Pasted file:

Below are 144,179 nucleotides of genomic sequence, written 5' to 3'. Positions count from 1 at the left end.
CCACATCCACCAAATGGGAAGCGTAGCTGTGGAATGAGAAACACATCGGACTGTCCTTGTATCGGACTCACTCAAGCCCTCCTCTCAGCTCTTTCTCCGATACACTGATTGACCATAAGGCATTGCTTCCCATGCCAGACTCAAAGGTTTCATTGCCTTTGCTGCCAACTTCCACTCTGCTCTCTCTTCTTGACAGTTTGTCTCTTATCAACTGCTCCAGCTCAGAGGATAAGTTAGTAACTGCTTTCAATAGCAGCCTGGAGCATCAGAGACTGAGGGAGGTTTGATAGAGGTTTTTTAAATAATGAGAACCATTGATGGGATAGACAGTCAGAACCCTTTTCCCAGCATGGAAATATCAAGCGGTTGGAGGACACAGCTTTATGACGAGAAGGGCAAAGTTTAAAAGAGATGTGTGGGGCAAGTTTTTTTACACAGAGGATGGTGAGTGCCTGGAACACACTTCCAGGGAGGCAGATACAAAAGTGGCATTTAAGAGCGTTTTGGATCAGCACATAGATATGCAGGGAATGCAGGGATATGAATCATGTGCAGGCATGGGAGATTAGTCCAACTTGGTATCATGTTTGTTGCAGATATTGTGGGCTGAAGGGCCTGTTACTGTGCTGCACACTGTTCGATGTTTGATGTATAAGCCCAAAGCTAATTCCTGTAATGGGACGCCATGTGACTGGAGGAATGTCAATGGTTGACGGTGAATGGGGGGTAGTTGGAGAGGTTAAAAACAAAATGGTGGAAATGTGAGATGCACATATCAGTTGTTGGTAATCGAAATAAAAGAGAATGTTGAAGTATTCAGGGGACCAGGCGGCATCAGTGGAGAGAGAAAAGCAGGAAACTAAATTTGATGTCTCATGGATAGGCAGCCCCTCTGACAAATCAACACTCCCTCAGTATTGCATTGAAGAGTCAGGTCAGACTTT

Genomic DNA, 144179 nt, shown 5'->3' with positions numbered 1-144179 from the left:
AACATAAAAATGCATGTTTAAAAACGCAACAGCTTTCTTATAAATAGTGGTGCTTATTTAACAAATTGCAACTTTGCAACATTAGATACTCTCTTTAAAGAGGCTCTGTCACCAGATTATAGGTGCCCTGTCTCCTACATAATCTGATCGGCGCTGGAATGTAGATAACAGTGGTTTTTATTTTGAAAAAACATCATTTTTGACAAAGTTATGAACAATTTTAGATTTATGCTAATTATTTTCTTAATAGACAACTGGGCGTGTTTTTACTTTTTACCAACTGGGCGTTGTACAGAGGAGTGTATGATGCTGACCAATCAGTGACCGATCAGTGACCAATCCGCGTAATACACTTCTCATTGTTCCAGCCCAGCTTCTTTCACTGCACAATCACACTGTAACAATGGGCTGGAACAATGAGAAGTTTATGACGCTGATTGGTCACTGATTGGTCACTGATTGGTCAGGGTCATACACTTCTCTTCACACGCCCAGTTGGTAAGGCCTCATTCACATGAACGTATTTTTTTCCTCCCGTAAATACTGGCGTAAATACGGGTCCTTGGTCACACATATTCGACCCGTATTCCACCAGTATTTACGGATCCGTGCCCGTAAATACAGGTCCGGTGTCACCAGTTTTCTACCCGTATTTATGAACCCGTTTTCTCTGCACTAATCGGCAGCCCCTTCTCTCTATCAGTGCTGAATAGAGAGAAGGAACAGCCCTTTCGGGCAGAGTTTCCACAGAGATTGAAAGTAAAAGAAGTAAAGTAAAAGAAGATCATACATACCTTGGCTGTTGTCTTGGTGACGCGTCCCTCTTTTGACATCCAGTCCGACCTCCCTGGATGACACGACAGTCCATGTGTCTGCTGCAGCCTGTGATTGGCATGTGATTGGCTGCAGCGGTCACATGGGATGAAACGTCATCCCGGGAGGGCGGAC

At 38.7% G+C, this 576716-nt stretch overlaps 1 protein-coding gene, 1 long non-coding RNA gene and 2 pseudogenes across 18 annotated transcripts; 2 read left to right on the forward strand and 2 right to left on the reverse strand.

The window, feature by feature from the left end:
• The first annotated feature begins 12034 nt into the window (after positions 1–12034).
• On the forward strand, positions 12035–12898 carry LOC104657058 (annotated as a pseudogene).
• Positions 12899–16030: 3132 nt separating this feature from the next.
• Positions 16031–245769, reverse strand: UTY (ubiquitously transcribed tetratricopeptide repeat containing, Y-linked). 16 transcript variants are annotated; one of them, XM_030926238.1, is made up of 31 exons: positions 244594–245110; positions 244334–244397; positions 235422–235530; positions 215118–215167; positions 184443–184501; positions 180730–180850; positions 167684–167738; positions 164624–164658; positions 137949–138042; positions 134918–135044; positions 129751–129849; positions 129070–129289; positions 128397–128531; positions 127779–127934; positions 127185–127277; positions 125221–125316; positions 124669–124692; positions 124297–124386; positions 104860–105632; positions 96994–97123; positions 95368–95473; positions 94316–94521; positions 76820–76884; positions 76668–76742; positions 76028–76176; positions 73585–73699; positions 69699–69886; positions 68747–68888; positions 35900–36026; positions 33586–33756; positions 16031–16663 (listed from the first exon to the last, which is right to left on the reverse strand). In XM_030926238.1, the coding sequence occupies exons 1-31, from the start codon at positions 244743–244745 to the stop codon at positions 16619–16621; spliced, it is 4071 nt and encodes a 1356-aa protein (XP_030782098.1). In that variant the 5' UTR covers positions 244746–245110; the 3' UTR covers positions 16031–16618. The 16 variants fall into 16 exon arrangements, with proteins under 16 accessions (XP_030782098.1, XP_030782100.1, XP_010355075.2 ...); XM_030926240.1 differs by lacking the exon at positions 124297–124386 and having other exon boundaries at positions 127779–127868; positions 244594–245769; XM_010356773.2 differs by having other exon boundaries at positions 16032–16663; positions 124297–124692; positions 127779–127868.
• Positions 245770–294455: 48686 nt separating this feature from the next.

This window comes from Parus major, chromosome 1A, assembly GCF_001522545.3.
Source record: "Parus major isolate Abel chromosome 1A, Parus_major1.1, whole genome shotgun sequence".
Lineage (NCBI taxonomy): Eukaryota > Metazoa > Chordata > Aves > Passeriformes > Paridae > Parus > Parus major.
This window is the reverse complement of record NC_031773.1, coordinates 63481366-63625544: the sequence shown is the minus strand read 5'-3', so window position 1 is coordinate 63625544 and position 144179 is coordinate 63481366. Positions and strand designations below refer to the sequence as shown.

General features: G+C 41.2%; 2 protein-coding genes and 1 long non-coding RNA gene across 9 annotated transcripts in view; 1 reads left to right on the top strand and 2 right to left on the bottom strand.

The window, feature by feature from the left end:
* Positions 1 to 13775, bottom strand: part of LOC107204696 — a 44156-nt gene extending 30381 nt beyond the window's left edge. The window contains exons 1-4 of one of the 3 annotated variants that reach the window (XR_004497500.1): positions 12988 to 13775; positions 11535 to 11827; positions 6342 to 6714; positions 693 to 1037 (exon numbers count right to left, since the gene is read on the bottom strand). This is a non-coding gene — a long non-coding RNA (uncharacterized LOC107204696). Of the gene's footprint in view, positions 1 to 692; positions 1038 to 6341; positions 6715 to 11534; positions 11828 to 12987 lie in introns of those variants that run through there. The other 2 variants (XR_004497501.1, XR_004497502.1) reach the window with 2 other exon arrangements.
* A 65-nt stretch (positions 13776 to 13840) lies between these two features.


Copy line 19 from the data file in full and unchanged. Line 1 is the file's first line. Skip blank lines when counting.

* A 65-nt stretch (positions 13776 to 13840) lies between these two features.